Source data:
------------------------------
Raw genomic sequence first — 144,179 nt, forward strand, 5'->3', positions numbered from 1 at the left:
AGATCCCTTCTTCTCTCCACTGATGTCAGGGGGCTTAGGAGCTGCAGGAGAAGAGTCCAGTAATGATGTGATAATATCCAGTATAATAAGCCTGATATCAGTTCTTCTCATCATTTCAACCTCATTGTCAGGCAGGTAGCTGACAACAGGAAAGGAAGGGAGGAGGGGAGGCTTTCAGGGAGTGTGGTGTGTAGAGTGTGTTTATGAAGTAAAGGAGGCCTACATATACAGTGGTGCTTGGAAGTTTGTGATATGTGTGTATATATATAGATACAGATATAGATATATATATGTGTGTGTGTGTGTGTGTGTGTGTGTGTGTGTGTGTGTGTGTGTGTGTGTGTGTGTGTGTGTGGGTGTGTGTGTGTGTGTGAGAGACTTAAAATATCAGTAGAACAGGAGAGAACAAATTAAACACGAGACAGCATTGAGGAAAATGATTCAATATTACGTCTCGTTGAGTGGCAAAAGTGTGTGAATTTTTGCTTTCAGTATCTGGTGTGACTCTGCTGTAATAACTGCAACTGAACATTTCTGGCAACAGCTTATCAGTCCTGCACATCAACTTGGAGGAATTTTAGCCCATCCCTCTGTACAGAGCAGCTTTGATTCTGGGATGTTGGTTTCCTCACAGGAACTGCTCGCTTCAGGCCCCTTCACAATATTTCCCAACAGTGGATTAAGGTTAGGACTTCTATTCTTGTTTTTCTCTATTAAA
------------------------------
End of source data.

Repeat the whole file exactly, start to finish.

Raw genomic sequence first — 144,179 nt, forward strand, 5'->3', positions numbered from 1 at the left:
AGATCCCTTCTTCTCTCCACTGATGTCAGGGGGCTTAGGAGCTGCAGGAGAAGAGTCCAGTAATGATGTGATAATATCCAGTATAATAAGCCTGATATCAGTTCTTCTCATCATTTCAACCTCATTGTCAGGCAGGTAGCTGACAACAGGAAAGGAAGGGAGGAGGGGAGGCTTTCAGGGAGTGTGGTGTGTAGAGTGTGTTTATGAAGTAAAGGAGGCCTACATATACAGTGGTGCTTGGAAGTTTGTGATATGTGTGTATATATATAGATACAGATATAGATATATATATGTGTGTGTGTGTGTGTGTGTGTGTGTGTGTGTGTGTGTGTGTGTGTGTGTGTGTGTGTGTGTGGGTGTGTGTGTGTGTGTGAGAGACTTAAAATATCAGTAGAACAGGAGAGAACAAATTAAACACGAGACAGCATTGAGGAAAATGATTCAATATTACGTCTCGTTGAGTGGCAAAAGTGTGTGAATTTTTGCTTTCAGTATCTGGTGTGACTCTGCTGTAATAACTGCAACTGAACATTTCTGGCAACAGCTTATCAGTCCTGCACATCAACTTGGAGGAATTTTAGCCCATCCCTCTGTACAGAGCAGCTTTGATTCTGGGATGTTGGTTTCCTCACAGGAACTGCTCGCTTCAGGCCCCTTCACAATATTTCCCAACAGTGGATTAAGGTTAGGACTTCTATTCTTGTTTTTCTCTATTAAA